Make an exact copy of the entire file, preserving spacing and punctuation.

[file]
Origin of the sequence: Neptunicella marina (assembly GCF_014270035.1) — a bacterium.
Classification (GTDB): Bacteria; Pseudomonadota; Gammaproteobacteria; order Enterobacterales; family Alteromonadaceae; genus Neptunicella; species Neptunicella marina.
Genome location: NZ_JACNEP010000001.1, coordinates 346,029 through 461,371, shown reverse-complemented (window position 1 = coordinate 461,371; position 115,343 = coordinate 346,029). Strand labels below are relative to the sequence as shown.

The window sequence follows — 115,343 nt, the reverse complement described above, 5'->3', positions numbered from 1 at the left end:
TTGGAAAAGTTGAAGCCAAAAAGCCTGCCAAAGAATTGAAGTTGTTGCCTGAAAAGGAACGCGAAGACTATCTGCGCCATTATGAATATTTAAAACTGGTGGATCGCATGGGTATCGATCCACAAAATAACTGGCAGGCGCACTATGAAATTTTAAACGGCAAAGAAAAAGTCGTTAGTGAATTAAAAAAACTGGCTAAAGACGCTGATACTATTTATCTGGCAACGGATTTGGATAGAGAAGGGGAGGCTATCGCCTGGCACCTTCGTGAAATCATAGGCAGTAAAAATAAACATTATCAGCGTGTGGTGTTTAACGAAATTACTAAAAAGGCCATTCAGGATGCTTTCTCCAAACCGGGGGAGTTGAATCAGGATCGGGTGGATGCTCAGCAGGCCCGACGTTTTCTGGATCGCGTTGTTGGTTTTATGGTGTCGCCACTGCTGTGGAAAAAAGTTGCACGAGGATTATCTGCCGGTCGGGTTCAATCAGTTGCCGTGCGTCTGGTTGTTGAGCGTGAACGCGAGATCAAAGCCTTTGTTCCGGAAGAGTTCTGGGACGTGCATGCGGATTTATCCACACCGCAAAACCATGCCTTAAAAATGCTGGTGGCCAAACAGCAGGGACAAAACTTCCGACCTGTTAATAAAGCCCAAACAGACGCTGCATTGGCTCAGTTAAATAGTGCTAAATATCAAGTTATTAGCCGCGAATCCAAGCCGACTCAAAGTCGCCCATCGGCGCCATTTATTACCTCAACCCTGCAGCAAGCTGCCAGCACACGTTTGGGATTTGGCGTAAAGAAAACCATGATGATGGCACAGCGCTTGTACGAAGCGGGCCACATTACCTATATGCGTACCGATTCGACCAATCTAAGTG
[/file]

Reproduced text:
Origin of the sequence: Neptunicella marina (assembly GCF_014270035.1) — a bacterium.
Classification (GTDB): Bacteria; Pseudomonadota; Gammaproteobacteria; order Enterobacterales; family Alteromonadaceae; genus Neptunicella; species Neptunicella marina.
Genome location: NZ_JACNEP010000001.1, coordinates 346,029 through 461,371, shown reverse-complemented (window position 1 = coordinate 461,371; position 115,343 = coordinate 346,029). Strand labels below are relative to the sequence as shown.

The window sequence follows — 115,343 nt, the reverse complement described above, 5'->3', positions numbered from 1 at the left end:
TTGGAAAAGTTGAAGCCAAAAAGCCTGCCAAAGAATTGAAGTTGTTGCCTGAAAAGGAACGCGAAGACTATCTGCGCCATTATGAATATTTAAAACTGGTGGATCGCATGGGTATCGATCCACAAAATAACTGGCAGGCGCACTATGAAATTTTAAACGGCAAAGAAAAAGTCGTTAGTGAATTAAAAAAACTGGCTAAAGACGCTGATACTATTTATCTGGCAACGGATTTGGATAGAGAAGGGGAGGCTATCGCCTGGCACCTTCGTGAAATCATAGGCAGTAAAAATAAACATTATCAGCGTGTGGTGTTTAACGAAATTACTAAAAAGGCCATTCAGGATGCTTTCTCCAAACCGGGGGAGTTGAATCAGGATCGGGTGGATGCTCAGCAGGCCCGACGTTTTCTGGATCGCGTTGTTGGTTTTATGGTGTCGCCACTGCTGTGGAAAAAAGTTGCACGAGGATTATCTGCCGGTCGGGTTCAATCAGTTGCCGTGCGTCTGGTTGTTGAGCGTGAACGCGAGATCAAAGCCTTTGTTCCGGAAGAGTTCTGGGACGTGCATGCGGATTTATCCACACCGCAAAACCATGCCTTAAAAATGCTGGTGGCCAAACAGCAGGGACAAAACTTCCGACCTGTTAATAAAGCCCAAACAGACGCTGCATTGGCTCAGTTAAATAGTGCTAAATATCAAGTTATTAGCCGCGAATCCAAGCCGACTCAAAGTCGCCCATCGGCGCCATTTATTACCTCAACCCTGCAGCAAGCTGCCAGCACACGTTTGGGATTTGGCGTAAAGAAAACCATGATGATGGCACAGCGCTTGTACGAAGCGGGCCACATTACCTATATGCGTACCGATTCGACCAATCTAAGTG